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Celebrities don't drive tweet trends

New Delhi, Oct. 24: Celebrities do not drive the popularity of topics trending on Twitter, a study from India has suggested, challenging the notion that the most popular users are also the most influential on the online social network platform.

A study by computer scientists at the Indian Institute of Technology, Delhi, has found that while popular users post a higher number of original tweets and are the quickest to re-tweet on various topics, they do not influence what gets hot on Twitter.

The researchers scrutinised over 468 million tweets generated over a three-month span in India by 245 celebrities and their 10.4 million Indian followers to study the differences, if any, in the behaviour and influence of celebrities and other users.

"Popular users may serve as a barometer for what is interesting or emerging, but they have almost no influence on how fast something will trend on Twitter," said Aaditeshwar Seth, an assistant professor of computer science who supervised the research.

"Whether and how quickly a topic becomes hot on Twitter doesn't seem to depend on whether a celebrity or a non-celebrity user tweets about it," said Seth, who is among researchers trying to understand how information spreads through online social networks.

The IIT researchers, working with a collaborator at Australia's Information Communications Technology Research Centre, classified Twitter users into a hierarchy of four categories: the top 0.1 per cent most active and popular users with 6,828 or more followers each, medium popular users with 95 to 6,828 followers, ordinary users with 8 to 94 followers, and inactive users with less than eight followers.

They analysed the tweeting patterns of celebrities from politics, Bollywood and sports and those of other users during the growth, peak and decay phases of spikes in tweets and re-tweets that characterise trending topics, at times marked by hashtags.

They scanned tweets by Aamir Khan, Deepika Padukone and Chetan Bhagat representing Bollywood or entertainment; Omar Abdullah, Kiran Bedi and Shashi Tharoor from politics; and Sourav Ganguly, Sania Mirza and Lalit Modi from sports.

"We found that it is not easy to manipulate people only through celebrities," said Amit Ruhela, a research scholar and the first author of the study, whose findings have been published in the journal Computer Communications.

A topic appears to become popular on Twitter independently of the identities of the participants engaged in the Twitter chatter about that specific topic, Ruhela said.

The importance of the event and extraneous factors --- things that may have nothing to do with the actual traffic on online social networks -- appear to drive the popularity of a topic, he said.

The researchers are now trying to microscopically analyse individual events and understand the causal factors that drive the popularity of a topic on Twitter. Earlier, Ruhela and his colleague Rudra Mohan Tripathy had analysed the speeds at which topics become popular on Twitter.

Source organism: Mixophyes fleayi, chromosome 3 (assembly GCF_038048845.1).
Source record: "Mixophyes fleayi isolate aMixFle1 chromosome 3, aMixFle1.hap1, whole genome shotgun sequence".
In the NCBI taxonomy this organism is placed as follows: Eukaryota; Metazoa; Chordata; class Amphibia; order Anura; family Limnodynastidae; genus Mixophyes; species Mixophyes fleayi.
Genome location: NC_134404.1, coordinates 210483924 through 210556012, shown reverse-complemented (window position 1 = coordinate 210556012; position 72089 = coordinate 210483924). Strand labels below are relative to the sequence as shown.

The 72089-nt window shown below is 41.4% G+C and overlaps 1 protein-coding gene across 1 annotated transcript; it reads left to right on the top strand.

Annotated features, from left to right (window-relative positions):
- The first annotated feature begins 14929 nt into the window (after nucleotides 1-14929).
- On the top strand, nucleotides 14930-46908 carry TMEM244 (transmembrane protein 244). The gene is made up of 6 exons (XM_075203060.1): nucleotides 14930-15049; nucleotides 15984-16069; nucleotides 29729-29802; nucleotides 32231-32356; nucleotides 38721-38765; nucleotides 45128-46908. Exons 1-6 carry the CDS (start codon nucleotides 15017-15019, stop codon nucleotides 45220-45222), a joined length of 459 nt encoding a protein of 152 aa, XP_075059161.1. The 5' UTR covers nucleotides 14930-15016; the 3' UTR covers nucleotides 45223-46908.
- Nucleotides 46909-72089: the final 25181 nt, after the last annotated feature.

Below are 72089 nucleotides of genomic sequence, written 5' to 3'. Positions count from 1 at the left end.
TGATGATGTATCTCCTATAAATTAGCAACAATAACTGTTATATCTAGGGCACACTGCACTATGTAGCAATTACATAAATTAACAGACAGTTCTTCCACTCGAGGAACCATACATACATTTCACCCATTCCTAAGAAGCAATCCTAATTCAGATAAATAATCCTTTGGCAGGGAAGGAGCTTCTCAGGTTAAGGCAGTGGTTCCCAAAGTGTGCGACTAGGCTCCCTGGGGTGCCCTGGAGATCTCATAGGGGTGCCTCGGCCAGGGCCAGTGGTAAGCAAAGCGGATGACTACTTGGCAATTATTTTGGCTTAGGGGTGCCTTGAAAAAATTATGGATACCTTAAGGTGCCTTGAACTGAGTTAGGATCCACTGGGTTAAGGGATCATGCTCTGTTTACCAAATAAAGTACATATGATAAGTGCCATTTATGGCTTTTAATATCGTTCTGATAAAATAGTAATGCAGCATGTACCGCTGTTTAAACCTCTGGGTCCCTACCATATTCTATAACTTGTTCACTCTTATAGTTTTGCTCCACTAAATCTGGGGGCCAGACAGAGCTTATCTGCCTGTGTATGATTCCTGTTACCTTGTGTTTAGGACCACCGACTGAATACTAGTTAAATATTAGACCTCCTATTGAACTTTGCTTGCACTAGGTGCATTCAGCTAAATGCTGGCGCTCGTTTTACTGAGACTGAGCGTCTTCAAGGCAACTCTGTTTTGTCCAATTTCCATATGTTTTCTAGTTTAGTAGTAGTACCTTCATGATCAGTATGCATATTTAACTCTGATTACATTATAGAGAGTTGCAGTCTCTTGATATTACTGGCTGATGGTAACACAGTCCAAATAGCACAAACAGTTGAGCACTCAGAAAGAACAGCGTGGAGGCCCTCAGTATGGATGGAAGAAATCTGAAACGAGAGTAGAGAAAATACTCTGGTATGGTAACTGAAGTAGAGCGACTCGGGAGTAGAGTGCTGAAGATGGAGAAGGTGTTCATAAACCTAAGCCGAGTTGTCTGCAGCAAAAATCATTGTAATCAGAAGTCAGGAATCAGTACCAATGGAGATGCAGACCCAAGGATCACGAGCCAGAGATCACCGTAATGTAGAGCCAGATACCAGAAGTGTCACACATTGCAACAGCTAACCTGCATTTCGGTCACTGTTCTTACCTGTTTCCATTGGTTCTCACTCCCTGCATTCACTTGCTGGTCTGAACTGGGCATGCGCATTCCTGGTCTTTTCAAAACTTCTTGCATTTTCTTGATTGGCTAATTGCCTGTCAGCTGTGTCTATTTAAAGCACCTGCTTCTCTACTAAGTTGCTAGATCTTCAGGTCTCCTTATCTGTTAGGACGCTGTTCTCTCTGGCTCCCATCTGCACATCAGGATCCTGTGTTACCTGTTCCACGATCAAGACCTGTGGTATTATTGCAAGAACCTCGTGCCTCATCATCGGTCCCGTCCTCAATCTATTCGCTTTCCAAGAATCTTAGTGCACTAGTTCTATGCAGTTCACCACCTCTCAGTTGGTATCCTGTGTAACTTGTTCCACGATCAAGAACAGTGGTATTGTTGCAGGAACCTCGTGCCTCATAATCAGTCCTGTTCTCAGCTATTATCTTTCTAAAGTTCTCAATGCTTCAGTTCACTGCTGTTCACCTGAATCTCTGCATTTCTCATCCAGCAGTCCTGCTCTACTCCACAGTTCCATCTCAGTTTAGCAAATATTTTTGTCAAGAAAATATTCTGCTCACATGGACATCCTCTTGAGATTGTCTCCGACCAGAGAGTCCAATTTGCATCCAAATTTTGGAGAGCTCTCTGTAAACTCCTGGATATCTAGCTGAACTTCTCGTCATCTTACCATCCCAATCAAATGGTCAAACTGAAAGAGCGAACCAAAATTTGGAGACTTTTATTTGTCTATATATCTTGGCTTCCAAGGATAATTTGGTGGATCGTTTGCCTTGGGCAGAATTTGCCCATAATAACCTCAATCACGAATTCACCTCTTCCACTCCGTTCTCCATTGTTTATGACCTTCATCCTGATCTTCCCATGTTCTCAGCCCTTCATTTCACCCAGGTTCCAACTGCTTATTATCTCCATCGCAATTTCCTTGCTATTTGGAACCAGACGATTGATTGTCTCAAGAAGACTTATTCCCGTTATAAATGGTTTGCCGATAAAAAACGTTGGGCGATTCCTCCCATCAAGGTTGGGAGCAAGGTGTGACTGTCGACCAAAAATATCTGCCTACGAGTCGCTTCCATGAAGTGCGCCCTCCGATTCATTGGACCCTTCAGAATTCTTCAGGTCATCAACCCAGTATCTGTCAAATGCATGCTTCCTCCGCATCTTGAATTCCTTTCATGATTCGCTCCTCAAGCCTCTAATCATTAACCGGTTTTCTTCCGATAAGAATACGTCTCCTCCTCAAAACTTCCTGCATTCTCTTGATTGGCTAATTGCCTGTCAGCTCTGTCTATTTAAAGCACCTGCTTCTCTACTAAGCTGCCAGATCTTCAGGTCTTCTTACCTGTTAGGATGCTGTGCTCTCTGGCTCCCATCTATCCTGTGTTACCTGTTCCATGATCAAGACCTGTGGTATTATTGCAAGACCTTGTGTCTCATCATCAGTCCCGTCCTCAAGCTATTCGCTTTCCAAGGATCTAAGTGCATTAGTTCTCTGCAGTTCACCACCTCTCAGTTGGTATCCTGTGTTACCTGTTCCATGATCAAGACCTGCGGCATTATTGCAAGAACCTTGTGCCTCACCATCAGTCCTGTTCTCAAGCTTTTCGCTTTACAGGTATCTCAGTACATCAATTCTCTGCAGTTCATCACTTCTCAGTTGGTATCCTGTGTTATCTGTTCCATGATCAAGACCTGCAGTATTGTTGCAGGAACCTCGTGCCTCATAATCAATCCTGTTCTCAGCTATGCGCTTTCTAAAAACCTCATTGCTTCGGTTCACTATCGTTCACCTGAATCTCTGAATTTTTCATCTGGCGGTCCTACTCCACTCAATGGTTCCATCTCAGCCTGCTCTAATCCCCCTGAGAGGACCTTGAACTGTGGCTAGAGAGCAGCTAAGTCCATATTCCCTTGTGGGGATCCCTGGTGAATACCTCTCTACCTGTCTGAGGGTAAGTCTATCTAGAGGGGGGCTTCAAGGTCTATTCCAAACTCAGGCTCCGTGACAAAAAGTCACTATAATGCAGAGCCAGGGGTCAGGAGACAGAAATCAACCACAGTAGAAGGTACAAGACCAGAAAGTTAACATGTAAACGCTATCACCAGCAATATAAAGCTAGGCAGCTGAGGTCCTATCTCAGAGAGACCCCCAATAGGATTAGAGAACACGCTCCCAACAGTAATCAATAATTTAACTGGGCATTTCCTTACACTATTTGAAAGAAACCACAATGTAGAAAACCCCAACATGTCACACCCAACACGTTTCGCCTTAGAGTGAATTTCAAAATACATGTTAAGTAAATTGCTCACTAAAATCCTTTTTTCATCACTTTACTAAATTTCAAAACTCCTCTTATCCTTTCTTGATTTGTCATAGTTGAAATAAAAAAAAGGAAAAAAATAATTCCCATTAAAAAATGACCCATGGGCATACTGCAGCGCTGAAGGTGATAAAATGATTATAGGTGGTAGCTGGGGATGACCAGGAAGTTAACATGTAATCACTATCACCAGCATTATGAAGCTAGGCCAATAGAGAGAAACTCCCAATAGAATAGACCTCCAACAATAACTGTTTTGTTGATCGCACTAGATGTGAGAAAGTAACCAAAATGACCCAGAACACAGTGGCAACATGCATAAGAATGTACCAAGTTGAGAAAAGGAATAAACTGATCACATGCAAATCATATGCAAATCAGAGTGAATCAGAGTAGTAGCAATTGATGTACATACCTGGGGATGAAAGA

"Just because more people receive tweets from a celebrity doesn't mean they'll themselves re-tweet something because it's come from a celebrity," Seth said.

"Features specific to and internal to the events themselves appear to drive popularity on Twitter."

Their findings appear consistent with research from Britain last year that found that certain messages promoted through celebrities had had a limited impact on the general public.

Researchers Dan Brockington at the University of Manchester, Spenser Henson at the University of Sussex, and Martin Scott at the University of East Anglia, who had questioned 1,000 members of the public, found that 66 per cent could not link any celebrity with a list of seven well-known charities and aid organisations promoted through celebrities.

Their study suggested that while the awareness of charities and aid organisations was high, the awareness of celebrity advocates for those brands was low.

"The evidence suggests that the ability of celebrity advocacy to reach people is limited," the researchers had said, describing their findings in the Journal of Cultural Studies.

The IIT Delhi study represents efforts to understand and anticipate how topics grow on Twitter.

A joint study by researchers in Spain and the US had last year indicated that topic growth on Twitter can indeed be predicted days or even weeks in advance through knowledge of friends' networks on Twitter.

Manuel Garcia-Herranz, a computer scientist at the University of Madrid, and colleagues at Yale University and the University of California, San Diego, have shown that it is possible to identify a group of people --- sentinels or sensors --- with special positions among friends' networks that would allow information to go viral online.

Herranz and his colleagues had shown in a paper published in the journal PLOS One that it may be possible to identity sensor groups that could be used to anticipate important changes in public sentiments that could influence economic growth, elections, opposition movements, or even stock market movements.


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